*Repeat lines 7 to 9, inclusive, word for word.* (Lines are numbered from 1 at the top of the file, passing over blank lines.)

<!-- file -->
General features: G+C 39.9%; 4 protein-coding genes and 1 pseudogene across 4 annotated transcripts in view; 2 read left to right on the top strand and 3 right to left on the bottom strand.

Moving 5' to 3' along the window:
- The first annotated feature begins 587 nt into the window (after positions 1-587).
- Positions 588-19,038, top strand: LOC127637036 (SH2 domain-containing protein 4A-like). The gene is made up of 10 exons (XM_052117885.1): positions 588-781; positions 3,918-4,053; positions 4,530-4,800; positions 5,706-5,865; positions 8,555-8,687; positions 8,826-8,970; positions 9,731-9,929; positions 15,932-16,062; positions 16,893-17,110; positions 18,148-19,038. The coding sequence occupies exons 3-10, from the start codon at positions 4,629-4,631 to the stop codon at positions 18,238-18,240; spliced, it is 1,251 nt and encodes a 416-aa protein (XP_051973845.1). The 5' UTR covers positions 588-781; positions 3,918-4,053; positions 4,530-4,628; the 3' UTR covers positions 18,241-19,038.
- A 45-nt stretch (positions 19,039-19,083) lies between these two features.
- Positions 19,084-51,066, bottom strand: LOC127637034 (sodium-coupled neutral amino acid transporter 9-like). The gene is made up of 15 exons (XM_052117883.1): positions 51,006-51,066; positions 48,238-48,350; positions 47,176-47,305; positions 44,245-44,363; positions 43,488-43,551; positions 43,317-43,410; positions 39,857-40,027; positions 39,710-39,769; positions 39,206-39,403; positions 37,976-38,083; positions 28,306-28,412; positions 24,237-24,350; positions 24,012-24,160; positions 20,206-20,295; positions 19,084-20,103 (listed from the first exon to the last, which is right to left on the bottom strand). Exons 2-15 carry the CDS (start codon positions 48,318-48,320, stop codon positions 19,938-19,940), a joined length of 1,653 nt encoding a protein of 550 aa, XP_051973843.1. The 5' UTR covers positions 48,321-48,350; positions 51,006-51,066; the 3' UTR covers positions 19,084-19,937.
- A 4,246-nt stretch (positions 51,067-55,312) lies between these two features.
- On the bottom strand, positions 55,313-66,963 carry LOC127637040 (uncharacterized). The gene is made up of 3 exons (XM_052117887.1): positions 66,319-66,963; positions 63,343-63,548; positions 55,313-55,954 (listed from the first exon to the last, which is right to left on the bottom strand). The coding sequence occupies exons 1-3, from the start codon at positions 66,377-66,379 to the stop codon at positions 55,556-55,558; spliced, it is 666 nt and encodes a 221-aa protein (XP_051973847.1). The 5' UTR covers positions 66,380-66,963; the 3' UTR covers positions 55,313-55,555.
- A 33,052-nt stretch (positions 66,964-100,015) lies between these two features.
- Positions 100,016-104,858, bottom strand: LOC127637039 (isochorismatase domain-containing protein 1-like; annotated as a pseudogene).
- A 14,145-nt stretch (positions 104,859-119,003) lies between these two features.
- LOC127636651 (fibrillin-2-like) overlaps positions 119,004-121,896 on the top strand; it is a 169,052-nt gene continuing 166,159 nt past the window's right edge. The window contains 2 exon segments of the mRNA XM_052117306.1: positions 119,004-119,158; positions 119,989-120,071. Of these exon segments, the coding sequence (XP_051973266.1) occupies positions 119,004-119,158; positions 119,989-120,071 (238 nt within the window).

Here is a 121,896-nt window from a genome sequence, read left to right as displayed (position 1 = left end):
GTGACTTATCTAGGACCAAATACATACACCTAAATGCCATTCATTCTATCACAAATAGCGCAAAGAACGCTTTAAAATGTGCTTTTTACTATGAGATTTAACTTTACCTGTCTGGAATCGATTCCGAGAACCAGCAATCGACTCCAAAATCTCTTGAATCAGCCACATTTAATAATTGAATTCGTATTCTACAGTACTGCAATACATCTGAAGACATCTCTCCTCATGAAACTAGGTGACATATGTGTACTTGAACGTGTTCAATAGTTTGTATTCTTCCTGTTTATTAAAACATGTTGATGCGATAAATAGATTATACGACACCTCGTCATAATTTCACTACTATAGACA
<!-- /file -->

- A 4,246-nt stretch (positions 51,067-55,312) lies between these two features.
- On the bottom strand, positions 55,313-66,963 carry LOC127637040 (uncharacterized). The gene is made up of 3 exons (XM_052117887.1): positions 66,319-66,963; positions 63,343-63,548; positions 55,313-55,954 (listed from the first exon to the last, which is right to left on the bottom strand). The coding sequence occupies exons 1-3, from the start codon at positions 66,377-66,379 to the stop codon at positions 55,556-55,558; spliced, it is 666 nt and encodes a 221-aa protein (XP_051973847.1). The 5' UTR covers positions 66,380-66,963; the 3' UTR covers positions 55,313-55,555.
- A 33,052-nt stretch (positions 66,964-100,015) lies between these two features.